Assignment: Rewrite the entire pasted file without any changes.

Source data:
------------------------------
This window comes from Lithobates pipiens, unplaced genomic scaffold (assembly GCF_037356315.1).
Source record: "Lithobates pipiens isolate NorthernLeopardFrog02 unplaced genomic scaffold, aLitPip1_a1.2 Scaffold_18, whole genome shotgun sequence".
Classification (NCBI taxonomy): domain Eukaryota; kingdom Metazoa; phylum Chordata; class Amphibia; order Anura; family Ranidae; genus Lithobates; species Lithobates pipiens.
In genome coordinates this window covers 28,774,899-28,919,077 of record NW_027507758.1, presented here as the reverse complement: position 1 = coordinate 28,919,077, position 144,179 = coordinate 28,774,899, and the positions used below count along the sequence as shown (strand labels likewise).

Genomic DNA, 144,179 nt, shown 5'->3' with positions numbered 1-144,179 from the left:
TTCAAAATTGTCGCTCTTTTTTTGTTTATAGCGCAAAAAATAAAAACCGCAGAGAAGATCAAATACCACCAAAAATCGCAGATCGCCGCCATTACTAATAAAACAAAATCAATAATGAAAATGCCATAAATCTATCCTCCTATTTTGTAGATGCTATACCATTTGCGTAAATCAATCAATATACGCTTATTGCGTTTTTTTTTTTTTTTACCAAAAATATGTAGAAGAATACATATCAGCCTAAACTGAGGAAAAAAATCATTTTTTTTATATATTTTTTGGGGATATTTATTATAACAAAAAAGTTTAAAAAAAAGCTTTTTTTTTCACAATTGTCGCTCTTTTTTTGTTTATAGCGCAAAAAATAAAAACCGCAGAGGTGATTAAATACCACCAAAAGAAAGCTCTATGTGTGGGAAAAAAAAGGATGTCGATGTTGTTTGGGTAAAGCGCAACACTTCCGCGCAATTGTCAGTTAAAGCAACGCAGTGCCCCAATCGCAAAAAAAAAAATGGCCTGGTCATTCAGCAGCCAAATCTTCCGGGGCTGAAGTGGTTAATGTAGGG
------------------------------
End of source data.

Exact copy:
This window comes from Lithobates pipiens, unplaced genomic scaffold (assembly GCF_037356315.1).
Source record: "Lithobates pipiens isolate NorthernLeopardFrog02 unplaced genomic scaffold, aLitPip1_a1.2 Scaffold_18, whole genome shotgun sequence".
Classification (NCBI taxonomy): domain Eukaryota; kingdom Metazoa; phylum Chordata; class Amphibia; order Anura; family Ranidae; genus Lithobates; species Lithobates pipiens.
In genome coordinates this window covers 28,774,899-28,919,077 of record NW_027507758.1, presented here as the reverse complement: position 1 = coordinate 28,919,077, position 144,179 = coordinate 28,774,899, and the positions used below count along the sequence as shown (strand labels likewise).

Genomic DNA, 144,179 nt, shown 5'->3' with positions numbered 1-144,179 from the left:
TTCAAAATTGTCGCTCTTTTTTTGTTTATAGCGCAAAAAATAAAAACCGCAGAGAAGATCAAATACCACCAAAAATCGCAGATCGCCGCCATTACTAATAAAACAAAATCAATAATGAAAATGCCATAAATCTATCCTCCTATTTTGTAGATGCTATACCATTTGCGTAAATCAATCAATATACGCTTATTGCGTTTTTTTTTTTTTTTACCAAAAATATGTAGAAGAATACATATCAGCCTAAACTGAGGAAAAAAATCATTTTTTTTATATATTTTTTGGGGATATTTATTATAACAAAAAAGTTTAAAAAAAAGCTTTTTTTTTCACAATTGTCGCTCTTTTTTTGTTTATAGCGCAAAAAATAAAAACCGCAGAGGTGATTAAATACCACCAAAAGAAAGCTCTATGTGTGGGAAAAAAAAGGATGTCGATGTTGTTTGGGTAAAGCGCAACACTTCCGCGCAATTGTCAGTTAAAGCAACGCAGTGCCCCAATCGCAAAAAAAAAAATGGCCTGGTCATTCAGCAGCCAAATCTTCCGGGGCTGAAGTGGTTAATGTAGGG